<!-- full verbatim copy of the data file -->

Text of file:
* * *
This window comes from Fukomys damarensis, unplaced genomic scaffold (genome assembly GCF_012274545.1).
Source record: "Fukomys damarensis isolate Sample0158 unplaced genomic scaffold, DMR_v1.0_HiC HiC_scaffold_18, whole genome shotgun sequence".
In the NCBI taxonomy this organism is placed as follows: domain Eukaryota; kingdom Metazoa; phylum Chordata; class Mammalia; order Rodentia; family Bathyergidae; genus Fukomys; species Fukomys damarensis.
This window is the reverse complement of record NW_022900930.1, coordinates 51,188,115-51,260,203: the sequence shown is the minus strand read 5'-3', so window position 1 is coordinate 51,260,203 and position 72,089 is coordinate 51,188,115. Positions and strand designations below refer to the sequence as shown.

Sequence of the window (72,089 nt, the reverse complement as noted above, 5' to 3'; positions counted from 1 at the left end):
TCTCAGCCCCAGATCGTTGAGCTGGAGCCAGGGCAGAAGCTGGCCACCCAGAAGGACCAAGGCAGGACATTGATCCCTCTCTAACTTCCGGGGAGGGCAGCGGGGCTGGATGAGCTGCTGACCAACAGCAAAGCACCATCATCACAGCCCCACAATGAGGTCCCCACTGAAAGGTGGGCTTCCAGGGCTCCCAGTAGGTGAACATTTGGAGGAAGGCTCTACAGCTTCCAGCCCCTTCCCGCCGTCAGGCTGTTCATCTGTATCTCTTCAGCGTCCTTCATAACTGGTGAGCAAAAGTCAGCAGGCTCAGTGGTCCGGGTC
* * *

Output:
This window comes from Fukomys damarensis, unplaced genomic scaffold (genome assembly GCF_012274545.1).
Source record: "Fukomys damarensis isolate Sample0158 unplaced genomic scaffold, DMR_v1.0_HiC HiC_scaffold_18, whole genome shotgun sequence".
In the NCBI taxonomy this organism is placed as follows: domain Eukaryota; kingdom Metazoa; phylum Chordata; class Mammalia; order Rodentia; family Bathyergidae; genus Fukomys; species Fukomys damarensis.
This window is the reverse complement of record NW_022900930.1, coordinates 51,188,115-51,260,203: the sequence shown is the minus strand read 5'-3', so window position 1 is coordinate 51,260,203 and position 72,089 is coordinate 51,188,115. Positions and strand designations below refer to the sequence as shown.

Sequence of the window (72,089 nt, the reverse complement as noted above, 5' to 3'; positions counted from 1 at the left end):
TCTCAGCCCCAGATCGTTGAGCTGGAGCCAGGGCAGAAGCTGGCCACCCAGAAGGACCAAGGCAGGACATTGATCCCTCTCTAACTTCCGGGGAGGGCAGCGGGGCTGGATGAGCTGCTGACCAACAGCAAAGCACCATCATCACAGCCCCACAATGAGGTCCCCACTGAAAGGTGGGCTTCCAGGGCTCCCAGTAGGTGAACATTTGGAGGAAGGCTCTACAGCTTCCAGCCCCTTCCCGCCGTCAGGCTGTTCATCTGTATCTCTTCAGCGTCCTTCATAACTGGTGAGCAAAAGTCAGCAGGCTCAGTGGTCCGGGTC